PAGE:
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The Mysteries of School Cafeteria Pizza, Sort of Solved

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There’s a pleasant whiff of Elmer’s glue and hand sanitizer in the air, because it’s back to school week at BonAppetit.com. Every day we’ll be celebrating the good, not-so-good, and artificially-colored snacks of childhood, school cafeterias, and beyond.

A sickly pale square stretches across a thin, metal expanse. Chewy and pliable, the doughy landscape showcases a lukewarm “red” and a curious “white,” burnt brown at the edges. Children beg their parents for the chance to experience its delight, lining up after Science and before English to take in its glory alongside a cold carton of milk and an even colder story about how unfair mom is being. Yes, my friend, we are talking about school cafeteria pizza, a sense memory many of us—though our lives may be disparate and our paths may never cross—share. But exactly how did this exact pizza make its way into all of our lives? And how did it achieve its, let’s say, distinct flavor and texture? Huh. Good questions.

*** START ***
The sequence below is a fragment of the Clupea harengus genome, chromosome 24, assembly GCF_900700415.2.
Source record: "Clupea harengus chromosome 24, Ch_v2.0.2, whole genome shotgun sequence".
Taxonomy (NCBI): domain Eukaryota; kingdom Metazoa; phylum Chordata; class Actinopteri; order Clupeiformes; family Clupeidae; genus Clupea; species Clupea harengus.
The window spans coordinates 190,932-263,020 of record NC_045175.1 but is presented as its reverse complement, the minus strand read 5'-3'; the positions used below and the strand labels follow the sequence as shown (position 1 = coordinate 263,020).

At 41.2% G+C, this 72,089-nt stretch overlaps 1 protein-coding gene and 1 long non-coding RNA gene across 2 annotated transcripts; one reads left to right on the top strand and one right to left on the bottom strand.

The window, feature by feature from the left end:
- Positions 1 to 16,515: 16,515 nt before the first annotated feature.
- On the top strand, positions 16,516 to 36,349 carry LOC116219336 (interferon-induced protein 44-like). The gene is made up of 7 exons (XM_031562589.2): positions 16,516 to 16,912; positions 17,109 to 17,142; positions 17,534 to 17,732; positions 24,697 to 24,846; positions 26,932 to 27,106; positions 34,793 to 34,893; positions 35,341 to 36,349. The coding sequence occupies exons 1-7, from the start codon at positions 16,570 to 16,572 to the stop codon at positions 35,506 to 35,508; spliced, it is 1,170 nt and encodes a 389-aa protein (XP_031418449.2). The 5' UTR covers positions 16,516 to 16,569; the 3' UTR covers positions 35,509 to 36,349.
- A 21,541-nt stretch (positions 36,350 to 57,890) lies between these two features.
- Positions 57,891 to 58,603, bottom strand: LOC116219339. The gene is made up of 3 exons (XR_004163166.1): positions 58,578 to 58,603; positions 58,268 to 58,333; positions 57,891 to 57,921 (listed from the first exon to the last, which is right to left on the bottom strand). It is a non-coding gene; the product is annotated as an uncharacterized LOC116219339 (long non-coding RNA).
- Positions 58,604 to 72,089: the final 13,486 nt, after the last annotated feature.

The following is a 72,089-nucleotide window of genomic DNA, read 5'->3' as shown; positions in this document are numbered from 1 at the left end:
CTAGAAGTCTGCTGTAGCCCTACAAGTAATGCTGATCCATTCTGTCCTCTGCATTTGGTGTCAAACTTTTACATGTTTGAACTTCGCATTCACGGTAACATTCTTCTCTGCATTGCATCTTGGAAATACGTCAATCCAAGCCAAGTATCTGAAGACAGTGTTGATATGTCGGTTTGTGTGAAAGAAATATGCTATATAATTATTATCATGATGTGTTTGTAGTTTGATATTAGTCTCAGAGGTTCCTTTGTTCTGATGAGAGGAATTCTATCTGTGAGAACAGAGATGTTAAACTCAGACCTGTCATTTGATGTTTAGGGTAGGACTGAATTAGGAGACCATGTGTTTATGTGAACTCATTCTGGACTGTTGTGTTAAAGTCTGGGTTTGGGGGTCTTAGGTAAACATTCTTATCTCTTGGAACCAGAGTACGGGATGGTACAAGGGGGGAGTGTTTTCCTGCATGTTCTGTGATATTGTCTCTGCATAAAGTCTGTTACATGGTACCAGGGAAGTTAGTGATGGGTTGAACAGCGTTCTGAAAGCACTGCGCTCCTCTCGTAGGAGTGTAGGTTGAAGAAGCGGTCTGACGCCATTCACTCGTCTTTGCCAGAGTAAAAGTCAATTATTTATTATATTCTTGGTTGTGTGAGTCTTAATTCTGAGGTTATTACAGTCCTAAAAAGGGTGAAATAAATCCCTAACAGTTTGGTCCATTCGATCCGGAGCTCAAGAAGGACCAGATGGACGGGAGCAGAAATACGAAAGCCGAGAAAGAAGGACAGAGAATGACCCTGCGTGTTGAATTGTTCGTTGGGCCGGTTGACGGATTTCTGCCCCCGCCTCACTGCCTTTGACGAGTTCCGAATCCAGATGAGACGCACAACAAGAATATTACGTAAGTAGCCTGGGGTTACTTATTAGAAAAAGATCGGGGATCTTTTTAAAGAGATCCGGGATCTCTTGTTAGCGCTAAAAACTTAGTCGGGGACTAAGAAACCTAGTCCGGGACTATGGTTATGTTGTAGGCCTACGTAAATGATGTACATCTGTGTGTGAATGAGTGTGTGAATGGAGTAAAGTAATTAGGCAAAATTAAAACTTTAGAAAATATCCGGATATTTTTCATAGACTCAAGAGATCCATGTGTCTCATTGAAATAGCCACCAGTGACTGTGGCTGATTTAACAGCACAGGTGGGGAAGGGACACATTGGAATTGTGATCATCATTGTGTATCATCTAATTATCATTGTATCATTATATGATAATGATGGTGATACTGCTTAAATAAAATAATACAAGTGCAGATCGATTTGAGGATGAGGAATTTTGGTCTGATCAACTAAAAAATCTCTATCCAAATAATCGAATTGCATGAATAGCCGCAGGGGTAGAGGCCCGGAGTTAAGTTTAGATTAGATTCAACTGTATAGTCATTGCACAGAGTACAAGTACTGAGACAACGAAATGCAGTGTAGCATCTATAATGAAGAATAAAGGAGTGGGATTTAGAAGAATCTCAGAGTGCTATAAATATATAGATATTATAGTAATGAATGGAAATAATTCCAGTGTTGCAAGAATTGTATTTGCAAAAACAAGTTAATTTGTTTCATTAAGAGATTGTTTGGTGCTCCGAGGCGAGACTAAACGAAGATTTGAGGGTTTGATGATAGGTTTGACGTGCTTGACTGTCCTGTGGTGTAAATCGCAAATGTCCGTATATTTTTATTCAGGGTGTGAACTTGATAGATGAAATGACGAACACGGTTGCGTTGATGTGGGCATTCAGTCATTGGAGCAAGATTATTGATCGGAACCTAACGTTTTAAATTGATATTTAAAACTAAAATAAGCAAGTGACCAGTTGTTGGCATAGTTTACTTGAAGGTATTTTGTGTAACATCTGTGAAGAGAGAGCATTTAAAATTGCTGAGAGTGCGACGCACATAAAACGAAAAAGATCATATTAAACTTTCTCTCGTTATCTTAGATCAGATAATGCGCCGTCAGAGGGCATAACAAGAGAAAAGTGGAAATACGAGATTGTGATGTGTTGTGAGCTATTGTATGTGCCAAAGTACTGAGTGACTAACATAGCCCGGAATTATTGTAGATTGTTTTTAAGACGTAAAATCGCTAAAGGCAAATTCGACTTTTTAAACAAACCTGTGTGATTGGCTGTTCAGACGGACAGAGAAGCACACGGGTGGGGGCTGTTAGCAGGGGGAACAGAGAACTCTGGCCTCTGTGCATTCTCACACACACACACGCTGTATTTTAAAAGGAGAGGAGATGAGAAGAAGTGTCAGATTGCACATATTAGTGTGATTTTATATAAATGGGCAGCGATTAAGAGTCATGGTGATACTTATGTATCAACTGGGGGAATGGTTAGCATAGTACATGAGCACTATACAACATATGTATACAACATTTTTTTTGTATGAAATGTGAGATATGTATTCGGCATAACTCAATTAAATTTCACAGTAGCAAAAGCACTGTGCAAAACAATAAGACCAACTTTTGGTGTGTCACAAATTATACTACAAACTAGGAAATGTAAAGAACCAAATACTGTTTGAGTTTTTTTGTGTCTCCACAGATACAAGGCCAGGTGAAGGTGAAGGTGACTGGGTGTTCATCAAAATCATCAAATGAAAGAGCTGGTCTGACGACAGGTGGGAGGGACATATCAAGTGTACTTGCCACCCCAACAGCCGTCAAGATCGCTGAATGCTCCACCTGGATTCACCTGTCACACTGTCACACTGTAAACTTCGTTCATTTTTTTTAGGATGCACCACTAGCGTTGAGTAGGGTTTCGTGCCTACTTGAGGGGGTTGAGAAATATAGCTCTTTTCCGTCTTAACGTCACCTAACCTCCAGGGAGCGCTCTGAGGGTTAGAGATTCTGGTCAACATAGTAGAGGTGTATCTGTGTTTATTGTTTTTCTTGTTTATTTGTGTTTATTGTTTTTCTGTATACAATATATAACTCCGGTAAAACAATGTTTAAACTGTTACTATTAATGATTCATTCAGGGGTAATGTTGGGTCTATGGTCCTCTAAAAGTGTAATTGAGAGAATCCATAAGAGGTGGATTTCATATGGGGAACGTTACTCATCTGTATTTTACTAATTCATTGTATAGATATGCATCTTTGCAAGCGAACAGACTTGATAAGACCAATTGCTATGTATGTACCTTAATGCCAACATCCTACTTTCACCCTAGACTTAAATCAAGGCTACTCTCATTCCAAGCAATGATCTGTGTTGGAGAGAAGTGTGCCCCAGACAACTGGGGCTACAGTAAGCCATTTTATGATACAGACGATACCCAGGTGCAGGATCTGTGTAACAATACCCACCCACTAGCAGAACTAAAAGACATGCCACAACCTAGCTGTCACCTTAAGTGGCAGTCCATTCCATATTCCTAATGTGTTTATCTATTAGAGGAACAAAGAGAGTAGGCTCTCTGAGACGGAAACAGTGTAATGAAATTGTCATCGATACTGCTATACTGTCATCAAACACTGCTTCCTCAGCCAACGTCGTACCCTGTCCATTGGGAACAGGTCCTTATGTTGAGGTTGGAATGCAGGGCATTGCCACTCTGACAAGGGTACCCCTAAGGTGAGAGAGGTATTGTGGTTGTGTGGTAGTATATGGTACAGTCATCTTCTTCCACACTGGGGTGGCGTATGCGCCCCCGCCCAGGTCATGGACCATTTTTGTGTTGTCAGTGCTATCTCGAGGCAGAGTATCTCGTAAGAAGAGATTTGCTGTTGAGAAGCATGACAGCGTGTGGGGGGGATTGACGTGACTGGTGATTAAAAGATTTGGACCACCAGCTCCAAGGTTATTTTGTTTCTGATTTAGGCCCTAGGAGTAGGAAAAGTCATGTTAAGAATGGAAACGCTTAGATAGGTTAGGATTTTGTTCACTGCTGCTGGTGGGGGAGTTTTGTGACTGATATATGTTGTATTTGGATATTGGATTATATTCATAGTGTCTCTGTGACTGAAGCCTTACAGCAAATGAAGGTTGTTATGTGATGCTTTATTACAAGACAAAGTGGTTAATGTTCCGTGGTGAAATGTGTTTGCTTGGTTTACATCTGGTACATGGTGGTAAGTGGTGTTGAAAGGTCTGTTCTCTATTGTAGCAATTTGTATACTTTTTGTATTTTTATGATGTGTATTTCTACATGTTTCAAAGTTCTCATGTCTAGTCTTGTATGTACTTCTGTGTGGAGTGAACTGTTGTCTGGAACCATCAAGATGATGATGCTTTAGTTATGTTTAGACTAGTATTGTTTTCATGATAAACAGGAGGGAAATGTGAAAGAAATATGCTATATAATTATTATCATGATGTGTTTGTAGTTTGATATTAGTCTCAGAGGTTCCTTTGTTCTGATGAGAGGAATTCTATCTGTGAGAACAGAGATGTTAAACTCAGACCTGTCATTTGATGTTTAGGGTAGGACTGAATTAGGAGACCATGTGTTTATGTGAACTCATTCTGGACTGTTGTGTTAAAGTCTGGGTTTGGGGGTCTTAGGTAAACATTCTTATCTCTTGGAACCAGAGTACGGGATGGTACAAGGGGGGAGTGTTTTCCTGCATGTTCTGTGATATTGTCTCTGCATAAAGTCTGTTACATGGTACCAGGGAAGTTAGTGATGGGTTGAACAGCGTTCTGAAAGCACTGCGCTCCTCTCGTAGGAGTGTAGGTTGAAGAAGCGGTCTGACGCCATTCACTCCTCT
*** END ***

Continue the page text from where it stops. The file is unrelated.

Before setting off to find answers, it seemed wise to consult a few pizza experts. In New York City and beyond, there are few pizza experts better regarded than Bushwick pizza shop Roberta’s rebel chef and co-owner Carlo Mirarchi, who shared his own school cafeteria pizza memory: “Every other Friday was pizza day at my high school. What I do remember about it is that it tasted like French fries and they served it all day, from 7 a.m. until 5 p.m. Some kids would be eating these French-fry-tasting, Ellio’s-looking square slices at 7:30 a.m. with a pint of chocolate milk. It was intense.”

Intense.

There are few Facebook groups more explicitly dedicated to public school rectangle pizza than “Public School Rectangle Pizza,” created on March 11, 2010, with 2,244 fans. The owner of …read more

Source:: Bon Appetit